Back in 1980, Mr. Alan Higgins (now sales manager for ADI – Florida and points south) and I were a two-man operation running an alarm equipment distribution outlet in beautiful Cincinnati, Ohio. Because we were new in the market and up against major competition, it was often difficult to meet our monthly sales goals. As each month approached its end date, I would often wish for lightning storms to strike our immediate area to boost our sales totals.
In those days most burglar and fire alarm controls had little or no built-in protection against the power surges that often accompany local lightning strikes. Suffice it to say that a good lightning storm would wipe out a number of alarm controls, and I would happily greet the five to eight installation trucks inevitably waiting in our parking lot the morning after a major storm. Lightning may not have been good for alarm installation companies and their end-users, but on the control panel selling side of the equation it meant business.
Manufacturers soon recognized this recurring problem and added electronic measures to their panels to provide some level of protection against surges. While no device, then or today, can withstand a direct lightning hit, standard burglar and fire alarm panels now include some levels of surge protection in their circuit boards.
However, surges are a continuing issue and the negative effects on our installed systems are multiplied by the size and complexity of IP networked and large-scale installations. Such surges can affect analog and IP CCTV, access control, intrusion, fire alarms, emergency voice alarm communication systems, emergency phones — basically all of the types of systems that our industry installs. In some cases not only are control devices affected but even remote sensors and sounders can be disabled by power surges.
I recently spent some quality time with my friend Jason Klein, national sales manager for Ditek. This company is veteran-owned, builds its products in Florida, and is approaching 30 years of supplying surge protection equipment for our industry.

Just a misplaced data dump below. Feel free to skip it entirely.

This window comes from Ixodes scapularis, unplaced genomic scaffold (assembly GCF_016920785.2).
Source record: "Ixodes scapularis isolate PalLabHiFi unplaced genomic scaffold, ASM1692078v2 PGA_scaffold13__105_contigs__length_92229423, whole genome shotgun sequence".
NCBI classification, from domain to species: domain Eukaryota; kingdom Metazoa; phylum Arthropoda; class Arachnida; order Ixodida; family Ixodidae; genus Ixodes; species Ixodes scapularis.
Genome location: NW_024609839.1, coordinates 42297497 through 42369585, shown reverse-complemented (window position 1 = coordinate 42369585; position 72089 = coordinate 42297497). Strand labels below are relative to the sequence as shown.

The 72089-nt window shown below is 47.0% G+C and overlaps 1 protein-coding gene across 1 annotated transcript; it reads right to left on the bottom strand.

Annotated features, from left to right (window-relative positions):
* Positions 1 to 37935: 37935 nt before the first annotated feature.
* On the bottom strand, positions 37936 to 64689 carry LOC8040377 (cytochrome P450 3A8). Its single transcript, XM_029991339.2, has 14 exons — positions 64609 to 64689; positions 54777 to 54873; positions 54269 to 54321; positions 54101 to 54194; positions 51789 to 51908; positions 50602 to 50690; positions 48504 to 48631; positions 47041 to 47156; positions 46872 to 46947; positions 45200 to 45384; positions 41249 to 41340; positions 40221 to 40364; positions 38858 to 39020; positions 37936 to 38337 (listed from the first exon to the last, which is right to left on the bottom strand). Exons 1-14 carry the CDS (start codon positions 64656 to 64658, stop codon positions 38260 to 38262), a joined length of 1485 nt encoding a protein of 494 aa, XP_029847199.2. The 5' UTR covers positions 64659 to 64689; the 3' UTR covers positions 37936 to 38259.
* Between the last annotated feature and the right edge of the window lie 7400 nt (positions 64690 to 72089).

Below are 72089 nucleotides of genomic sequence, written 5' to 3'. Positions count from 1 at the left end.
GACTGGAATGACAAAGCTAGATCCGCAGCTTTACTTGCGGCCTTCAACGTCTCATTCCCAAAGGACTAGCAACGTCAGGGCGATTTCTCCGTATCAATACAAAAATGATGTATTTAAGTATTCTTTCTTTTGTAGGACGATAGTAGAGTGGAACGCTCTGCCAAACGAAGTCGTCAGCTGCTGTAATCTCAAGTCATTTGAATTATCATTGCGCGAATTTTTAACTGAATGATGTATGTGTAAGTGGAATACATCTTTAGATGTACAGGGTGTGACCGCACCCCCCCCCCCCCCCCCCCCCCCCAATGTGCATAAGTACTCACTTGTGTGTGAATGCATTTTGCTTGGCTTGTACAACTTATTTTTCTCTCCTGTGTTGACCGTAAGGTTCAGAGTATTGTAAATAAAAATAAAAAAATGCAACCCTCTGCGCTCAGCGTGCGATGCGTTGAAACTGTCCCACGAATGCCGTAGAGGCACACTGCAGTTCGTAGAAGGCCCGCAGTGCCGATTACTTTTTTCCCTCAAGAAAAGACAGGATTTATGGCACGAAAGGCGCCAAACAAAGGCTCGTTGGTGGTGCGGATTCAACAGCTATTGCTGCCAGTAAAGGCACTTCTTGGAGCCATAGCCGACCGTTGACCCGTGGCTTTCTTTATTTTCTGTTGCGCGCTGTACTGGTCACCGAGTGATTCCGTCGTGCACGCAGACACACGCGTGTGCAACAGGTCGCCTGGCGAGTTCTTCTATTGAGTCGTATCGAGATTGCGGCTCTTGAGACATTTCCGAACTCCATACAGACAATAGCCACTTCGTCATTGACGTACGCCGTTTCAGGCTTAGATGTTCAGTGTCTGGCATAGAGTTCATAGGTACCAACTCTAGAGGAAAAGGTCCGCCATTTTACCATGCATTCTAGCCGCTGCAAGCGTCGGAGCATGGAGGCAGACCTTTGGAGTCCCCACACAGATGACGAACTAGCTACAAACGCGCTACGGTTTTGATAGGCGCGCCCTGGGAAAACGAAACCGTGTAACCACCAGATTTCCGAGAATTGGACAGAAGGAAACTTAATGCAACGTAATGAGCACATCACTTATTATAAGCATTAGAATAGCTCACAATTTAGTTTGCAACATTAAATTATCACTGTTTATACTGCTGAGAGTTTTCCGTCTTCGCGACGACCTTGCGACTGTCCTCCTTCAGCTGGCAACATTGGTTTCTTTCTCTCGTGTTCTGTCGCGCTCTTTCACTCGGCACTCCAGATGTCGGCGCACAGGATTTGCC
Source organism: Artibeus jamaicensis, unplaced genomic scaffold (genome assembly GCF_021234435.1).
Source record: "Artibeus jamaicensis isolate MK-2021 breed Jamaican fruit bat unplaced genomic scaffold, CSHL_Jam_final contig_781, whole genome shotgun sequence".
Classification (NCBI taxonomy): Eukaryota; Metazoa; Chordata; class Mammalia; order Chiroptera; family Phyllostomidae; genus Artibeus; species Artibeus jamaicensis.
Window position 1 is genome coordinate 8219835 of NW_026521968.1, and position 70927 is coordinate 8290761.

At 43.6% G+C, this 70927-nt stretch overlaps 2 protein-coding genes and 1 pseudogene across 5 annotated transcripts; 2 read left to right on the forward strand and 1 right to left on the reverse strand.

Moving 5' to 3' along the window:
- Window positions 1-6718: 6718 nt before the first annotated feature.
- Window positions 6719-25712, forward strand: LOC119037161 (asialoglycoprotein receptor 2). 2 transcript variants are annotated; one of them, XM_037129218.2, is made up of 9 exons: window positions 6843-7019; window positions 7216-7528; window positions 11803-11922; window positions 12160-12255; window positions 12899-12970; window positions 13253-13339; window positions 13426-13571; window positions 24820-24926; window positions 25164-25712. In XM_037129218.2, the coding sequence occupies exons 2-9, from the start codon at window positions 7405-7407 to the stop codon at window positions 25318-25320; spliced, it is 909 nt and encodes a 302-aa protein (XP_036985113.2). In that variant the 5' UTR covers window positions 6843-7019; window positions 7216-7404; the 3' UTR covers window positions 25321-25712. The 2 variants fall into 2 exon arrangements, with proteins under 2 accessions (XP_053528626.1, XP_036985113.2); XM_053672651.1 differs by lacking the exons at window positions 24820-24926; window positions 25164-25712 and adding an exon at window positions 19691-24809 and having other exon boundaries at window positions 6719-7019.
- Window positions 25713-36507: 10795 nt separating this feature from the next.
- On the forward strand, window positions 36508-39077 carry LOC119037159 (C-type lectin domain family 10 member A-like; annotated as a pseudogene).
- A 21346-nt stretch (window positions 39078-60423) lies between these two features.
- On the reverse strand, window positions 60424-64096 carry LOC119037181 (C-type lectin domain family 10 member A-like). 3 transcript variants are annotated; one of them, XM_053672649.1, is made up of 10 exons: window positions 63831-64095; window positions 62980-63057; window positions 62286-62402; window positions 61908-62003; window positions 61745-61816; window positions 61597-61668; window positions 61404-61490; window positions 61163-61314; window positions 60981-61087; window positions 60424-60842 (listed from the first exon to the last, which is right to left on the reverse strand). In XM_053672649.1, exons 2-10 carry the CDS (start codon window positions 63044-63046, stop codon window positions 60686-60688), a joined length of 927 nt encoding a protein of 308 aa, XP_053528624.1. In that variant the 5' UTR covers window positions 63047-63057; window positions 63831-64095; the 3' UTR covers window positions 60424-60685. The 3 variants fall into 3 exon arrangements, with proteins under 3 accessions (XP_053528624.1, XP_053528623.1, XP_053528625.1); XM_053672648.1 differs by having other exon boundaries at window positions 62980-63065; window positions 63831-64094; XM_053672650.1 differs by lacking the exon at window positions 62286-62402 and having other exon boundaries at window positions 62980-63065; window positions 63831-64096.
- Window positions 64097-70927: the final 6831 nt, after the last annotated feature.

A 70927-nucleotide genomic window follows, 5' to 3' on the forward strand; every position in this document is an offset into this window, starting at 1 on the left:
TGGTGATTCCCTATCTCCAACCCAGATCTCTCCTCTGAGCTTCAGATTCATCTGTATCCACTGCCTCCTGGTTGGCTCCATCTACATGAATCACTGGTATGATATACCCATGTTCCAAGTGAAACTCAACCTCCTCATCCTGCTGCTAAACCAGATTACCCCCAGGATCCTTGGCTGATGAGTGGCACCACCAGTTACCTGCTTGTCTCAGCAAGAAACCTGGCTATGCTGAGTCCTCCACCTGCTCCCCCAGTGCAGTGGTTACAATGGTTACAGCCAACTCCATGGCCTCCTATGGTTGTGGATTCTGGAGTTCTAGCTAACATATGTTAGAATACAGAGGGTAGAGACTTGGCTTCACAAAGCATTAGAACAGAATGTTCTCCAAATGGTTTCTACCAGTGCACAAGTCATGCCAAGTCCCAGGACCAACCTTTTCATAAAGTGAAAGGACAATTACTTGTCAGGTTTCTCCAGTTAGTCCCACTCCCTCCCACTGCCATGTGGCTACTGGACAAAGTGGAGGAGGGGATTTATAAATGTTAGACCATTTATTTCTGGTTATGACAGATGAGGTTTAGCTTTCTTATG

One aspect of my discussion with Jason was the potential cost when a surge wipes out a major installation. Without naming names, Jason recounted the story of a transient surge that completely destroyed a fire alarm system worth $260,000; forcing the client to pay $61,000 for human fire-watch services while the blown-up fire alarm system was replaced. This is big money in anyone’s book, and it made me take a new look at the why’s and how’s of protecting the systems we install from surges.
In the fire alarm world there has been direct addressing of the transient surge protection issue in the NFPA 72 2013 edition. Specifically, section 220.127.116.11 states that “signaling circuits shall have” surge protection installed. Certain metro areas around the country also mandate power surge protection be on fire alarm panels. When a surge suppressor reacts to an over-voltage condition, some of the internal electronics may sacrifice themselves when performing their protective functions. Most devices rely on LED verification that is rarely checked during service calls or system tests, so a damaged surge protector that cannot annunciate or notify the user/alarm company provides a false sense of functionality that will bite the system when the next power surge occurs.